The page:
Unfree Commonwealth Meets In Perth


MORE than a quarter of countries represented at the ongoing Commonwealth Heads of Government Meeting (CHOGM) in Perth this week have failed to allow basic industrial rights for workers, Australian TUC President Ged Kearney said yesterday.

Workers’ rights are being ignored across the Commonwealth, with the worst abuses currently occurring in Fiji and Swaziland

The CTUG (Commonwealth Trade Union Group), representing over 30 million workers in 50 countries, is demanding that CHOGM suspend Swaziland for wholesale violations of democratic rights and asks the United Nations to stop using Fijian soldiers as peacekeepers around the world, as well as condemning the already suspended Fijian military dictatorship’s Essential Industries Decree.

‘Workers’ rights are human rights. Without them, people cannot defend their economic and political freedoms.

‘They are as central to democratic societies as they are to free trade unionism,’ Kearney said.

He added: ‘This survey shows many countries are falling short, with 14 countries having failed to ratify all eight core ILO conventions.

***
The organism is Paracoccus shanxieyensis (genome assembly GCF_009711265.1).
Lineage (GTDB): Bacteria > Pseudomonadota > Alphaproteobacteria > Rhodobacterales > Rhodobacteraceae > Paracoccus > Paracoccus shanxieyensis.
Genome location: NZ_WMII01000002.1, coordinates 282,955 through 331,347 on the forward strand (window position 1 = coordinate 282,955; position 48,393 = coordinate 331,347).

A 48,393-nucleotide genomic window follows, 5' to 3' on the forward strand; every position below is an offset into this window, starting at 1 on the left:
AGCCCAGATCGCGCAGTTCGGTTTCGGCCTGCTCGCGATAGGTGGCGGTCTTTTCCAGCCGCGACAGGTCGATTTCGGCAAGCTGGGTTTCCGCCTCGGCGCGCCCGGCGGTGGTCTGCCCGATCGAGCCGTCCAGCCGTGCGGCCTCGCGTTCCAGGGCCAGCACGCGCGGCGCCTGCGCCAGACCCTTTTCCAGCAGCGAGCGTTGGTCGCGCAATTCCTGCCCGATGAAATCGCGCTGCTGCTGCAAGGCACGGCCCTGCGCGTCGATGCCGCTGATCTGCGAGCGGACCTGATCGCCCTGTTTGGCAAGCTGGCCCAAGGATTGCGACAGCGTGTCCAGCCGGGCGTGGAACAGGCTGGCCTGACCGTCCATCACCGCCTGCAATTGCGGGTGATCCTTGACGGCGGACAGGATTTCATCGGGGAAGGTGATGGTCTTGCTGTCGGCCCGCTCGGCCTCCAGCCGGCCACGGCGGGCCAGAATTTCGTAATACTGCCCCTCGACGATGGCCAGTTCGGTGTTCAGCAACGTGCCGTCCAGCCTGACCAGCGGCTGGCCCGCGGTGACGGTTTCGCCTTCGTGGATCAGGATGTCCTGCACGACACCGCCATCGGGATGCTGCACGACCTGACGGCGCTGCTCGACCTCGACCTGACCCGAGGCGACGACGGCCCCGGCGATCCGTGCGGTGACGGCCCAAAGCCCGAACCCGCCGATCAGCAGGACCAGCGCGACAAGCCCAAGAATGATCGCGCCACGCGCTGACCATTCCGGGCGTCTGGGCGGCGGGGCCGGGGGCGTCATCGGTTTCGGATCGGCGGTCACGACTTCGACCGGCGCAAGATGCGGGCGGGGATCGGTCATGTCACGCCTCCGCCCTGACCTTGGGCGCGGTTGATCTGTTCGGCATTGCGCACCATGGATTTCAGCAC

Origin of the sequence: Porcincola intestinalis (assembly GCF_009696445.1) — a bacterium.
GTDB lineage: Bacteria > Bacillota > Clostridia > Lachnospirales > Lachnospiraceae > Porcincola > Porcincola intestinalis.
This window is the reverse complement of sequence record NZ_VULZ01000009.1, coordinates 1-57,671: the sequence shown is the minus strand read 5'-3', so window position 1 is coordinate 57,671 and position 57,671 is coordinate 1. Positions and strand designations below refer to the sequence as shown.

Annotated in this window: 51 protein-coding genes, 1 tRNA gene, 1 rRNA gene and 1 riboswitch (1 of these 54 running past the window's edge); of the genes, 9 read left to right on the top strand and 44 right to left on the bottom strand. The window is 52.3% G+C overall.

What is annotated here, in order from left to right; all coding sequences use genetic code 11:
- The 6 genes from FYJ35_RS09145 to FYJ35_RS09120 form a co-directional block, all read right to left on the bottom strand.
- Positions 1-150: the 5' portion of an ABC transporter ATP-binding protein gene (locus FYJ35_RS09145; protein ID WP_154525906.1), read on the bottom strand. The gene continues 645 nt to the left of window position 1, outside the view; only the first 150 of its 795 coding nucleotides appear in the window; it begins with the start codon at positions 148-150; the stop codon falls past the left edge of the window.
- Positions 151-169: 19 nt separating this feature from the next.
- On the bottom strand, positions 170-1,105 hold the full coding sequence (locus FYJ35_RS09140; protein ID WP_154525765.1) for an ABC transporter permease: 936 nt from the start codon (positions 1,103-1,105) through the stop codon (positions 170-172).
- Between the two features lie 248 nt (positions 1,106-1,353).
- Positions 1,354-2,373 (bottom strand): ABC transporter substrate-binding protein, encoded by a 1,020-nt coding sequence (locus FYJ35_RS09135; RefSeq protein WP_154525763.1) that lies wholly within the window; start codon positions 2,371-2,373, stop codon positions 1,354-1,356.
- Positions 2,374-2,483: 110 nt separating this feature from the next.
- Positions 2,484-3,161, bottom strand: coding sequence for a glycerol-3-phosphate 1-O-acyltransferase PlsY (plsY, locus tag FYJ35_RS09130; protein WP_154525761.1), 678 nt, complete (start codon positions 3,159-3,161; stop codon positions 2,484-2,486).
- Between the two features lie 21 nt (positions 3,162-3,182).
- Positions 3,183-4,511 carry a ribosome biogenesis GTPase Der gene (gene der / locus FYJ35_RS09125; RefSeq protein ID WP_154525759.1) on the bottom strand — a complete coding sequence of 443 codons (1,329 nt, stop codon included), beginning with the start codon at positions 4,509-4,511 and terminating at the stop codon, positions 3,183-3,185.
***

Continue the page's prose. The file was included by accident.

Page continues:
‘In the Pacific region, Fiji’s unelected dictatorship is imposing draconian restrictions on workers’ rights and trying to remove unions from workplaces.

‘India has not ratified the child labour conventions or the conventions on freedom of association and collective bargaining’ Kearney said.

‘Shockingly, Australia, New Zealand and Canada have not ratified one of the two conventions on child labour.’

‘In Malaysia, the government is seeking to take away workers’ rights to unionise by classing more workers as self-employed or contractors.

‘In other countries, such as Malawi and Zimbabwe, union officials are subject to persecution and violence by government.’

The Sri Lankan leader Rajapaksa is attending the conference. he has led the genocidal repressions against the Tamil people, as well as keeping the wages of Sri Lankan clothing, tea and public sector workers down to one pound sterling a day.